Three years later, Southern Rhodesia entered a full-blown crisis when it unilaterally declared its independence from the United Kingdom. Although Rhodesia’s independence proclamation was modelled on the American Declaration of Independence, the renegade colony was a pariah state and never gained international recognition. In a broadcast announcing the manoeuvre, Rhodesian Prime Minister Ian Smith, one of southern Africa’s most notorious white rulers, noted that any attempts to economically sanction Rhodesia would first redound to the detriment of foreign African labourers residing in the colony.

Like Trump, Smith blustered and shifted blame onto others: “...if our economy should contract as the result of such actions taken by others then what jobs were available would have to be reserved for our own Africans, thus bringing hardship not only on our own people but on those from adjoining territories who works here.” He disingenuously maintained that Rhodesia held “nothing but goodwill and the best of intentions” toward Africa, unconvincing sentiments that Trump surrogates have also espoused. 

Smith’s aspirations of wider African friendship were resoundingly crushed by pan-African solidarity. Rhodesia’s neighbours banded together to form the Frontline States, an alliance that supported military efforts to oust the white government. The Organisation of African Unity also supported the overthrow of the minority government via armed struggle.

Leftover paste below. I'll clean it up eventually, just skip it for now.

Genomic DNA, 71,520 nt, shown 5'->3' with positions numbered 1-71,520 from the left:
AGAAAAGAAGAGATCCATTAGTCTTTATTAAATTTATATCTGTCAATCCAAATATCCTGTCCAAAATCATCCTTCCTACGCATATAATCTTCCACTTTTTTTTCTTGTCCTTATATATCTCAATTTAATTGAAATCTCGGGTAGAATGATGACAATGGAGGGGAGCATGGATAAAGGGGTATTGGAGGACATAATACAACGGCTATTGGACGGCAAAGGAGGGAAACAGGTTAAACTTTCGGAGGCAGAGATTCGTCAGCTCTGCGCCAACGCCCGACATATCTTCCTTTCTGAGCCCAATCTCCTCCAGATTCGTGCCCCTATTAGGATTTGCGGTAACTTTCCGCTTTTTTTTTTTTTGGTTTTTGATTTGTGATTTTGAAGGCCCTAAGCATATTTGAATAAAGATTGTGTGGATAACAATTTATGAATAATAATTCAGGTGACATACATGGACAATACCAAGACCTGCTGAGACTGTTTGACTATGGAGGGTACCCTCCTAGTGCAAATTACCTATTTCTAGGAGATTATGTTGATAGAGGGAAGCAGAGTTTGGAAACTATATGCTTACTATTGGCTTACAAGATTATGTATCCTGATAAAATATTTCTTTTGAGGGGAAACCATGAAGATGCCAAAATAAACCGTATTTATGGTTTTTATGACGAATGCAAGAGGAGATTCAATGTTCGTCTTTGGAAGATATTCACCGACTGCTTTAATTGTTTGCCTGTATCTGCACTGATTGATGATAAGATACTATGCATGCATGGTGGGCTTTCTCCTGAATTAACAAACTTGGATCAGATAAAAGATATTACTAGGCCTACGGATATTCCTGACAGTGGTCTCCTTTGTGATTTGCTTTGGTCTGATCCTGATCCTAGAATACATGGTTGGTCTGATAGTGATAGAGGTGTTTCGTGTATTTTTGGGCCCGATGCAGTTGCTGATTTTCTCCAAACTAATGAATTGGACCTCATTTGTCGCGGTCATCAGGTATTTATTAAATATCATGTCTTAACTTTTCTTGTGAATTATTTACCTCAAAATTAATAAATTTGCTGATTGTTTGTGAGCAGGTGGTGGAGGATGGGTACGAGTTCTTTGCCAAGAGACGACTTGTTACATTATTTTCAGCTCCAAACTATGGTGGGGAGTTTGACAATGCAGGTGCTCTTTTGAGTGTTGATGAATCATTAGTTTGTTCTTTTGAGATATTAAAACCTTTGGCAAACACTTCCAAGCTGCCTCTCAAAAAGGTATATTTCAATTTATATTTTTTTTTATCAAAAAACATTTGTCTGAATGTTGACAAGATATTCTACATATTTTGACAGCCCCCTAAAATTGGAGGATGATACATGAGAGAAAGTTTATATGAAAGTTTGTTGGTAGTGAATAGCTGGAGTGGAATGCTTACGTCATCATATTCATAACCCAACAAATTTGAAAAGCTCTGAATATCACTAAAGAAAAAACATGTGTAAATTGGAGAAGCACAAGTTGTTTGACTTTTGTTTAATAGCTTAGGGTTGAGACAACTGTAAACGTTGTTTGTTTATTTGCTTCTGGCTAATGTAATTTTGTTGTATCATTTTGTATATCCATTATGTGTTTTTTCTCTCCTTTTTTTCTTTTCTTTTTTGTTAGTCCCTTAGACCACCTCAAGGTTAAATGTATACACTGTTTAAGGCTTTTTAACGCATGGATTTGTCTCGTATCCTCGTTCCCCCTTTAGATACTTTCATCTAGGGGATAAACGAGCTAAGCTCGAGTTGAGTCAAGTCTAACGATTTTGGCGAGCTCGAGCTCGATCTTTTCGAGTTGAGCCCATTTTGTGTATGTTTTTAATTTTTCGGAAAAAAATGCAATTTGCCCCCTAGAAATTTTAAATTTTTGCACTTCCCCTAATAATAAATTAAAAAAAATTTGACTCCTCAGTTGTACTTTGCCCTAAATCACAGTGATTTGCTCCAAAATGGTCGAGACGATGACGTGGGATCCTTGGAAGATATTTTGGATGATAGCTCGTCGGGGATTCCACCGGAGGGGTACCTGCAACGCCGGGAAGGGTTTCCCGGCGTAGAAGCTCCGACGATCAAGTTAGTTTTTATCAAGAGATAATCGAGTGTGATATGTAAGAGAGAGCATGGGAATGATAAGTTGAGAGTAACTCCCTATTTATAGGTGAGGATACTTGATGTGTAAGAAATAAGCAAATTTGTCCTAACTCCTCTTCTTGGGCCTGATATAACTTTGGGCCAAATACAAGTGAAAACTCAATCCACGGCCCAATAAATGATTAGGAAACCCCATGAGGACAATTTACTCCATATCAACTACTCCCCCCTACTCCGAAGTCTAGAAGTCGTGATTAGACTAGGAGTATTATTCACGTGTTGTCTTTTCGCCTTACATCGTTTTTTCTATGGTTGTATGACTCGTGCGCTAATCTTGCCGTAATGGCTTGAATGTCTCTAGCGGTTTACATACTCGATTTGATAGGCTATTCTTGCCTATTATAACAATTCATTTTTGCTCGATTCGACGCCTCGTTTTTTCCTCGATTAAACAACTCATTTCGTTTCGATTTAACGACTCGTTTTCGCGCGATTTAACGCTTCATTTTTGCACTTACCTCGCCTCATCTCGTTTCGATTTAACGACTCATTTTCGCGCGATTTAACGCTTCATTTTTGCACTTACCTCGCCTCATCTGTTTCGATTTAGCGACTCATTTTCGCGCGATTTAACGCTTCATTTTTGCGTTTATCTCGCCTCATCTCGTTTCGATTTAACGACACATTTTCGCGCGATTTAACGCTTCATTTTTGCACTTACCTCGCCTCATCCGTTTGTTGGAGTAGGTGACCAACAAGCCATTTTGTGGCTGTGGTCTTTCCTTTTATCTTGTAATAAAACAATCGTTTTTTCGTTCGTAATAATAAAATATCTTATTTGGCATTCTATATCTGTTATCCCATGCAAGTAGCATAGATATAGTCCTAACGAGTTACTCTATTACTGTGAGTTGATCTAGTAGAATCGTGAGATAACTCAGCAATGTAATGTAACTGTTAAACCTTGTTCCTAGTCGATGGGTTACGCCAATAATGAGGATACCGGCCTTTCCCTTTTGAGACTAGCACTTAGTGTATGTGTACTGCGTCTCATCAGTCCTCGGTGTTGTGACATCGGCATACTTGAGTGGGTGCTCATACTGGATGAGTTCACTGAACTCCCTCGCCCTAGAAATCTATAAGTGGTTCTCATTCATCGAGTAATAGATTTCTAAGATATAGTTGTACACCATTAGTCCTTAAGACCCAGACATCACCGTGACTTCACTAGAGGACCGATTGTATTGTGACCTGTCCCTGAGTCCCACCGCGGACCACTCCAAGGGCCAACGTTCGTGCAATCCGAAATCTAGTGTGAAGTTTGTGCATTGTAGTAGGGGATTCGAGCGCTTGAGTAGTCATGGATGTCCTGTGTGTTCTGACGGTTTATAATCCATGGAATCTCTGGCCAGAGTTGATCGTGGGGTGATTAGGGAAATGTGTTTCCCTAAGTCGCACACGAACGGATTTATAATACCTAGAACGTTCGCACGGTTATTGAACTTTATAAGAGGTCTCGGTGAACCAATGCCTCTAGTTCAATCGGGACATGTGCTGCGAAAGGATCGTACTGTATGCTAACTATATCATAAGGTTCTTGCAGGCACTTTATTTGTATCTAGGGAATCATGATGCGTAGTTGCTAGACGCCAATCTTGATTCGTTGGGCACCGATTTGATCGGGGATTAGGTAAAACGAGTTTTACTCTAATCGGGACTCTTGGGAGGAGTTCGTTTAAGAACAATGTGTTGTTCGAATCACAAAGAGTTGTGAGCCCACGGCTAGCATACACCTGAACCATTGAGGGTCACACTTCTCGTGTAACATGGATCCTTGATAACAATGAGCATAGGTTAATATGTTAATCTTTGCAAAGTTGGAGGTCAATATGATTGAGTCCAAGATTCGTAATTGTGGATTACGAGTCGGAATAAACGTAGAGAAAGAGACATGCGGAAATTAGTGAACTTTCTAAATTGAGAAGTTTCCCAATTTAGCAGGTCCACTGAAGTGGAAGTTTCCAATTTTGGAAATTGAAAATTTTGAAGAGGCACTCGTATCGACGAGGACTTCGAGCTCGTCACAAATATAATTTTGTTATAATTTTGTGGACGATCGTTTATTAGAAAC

Media censorship skyrocketed amidst a state of emergency and the Rhodesian economy gradually deteriorated in the face of comprehensive international sanctions. Within a decade, support from the territory’s greatest ally, Apartheid South Africa, sagged as Rhodesia’s fate became clear. In the late 1970s thousands of once intransigent whites ‘took the gap’ and fled the colony, seeking greater security elsewhere. White rule collapsed under the pressure of international sanctions and guerrilla warfare. Zimbabwe became independent in 1980 and subsequently endured nearly 40 years of Robert Mugabe’s leadership.

Like Smith, Trump has also asserted an economic rationale behind his restrictions, stating, "it would be wrong and unjust for Americans laid off by the [Corona] virus to be replaced with new immigrant labor flown in from abroad. We must first take care of the American worker.”  Peculiarly, Trump has even managed to mimic Smith’s penchant for insurrection by urging the ‘liberation’ of several states with Democratic governors.

Just as protectionism dominates Trump’s agenda, it was similarly at the heart of Rhodesian efforts to resist the ‘wind of change’ and preserve the economy by maintaining ‘civilised standards.’ Trump’s rhetoric and actions mirrors those of Rhodesia’s rulers who fought in vain to avert an overwhelming tide. It is unlikely that Trump himself is cognisant of these similarities. It might, however, be helpful for the country if the President and his supporters knew more about the fate of the ideological company they keep.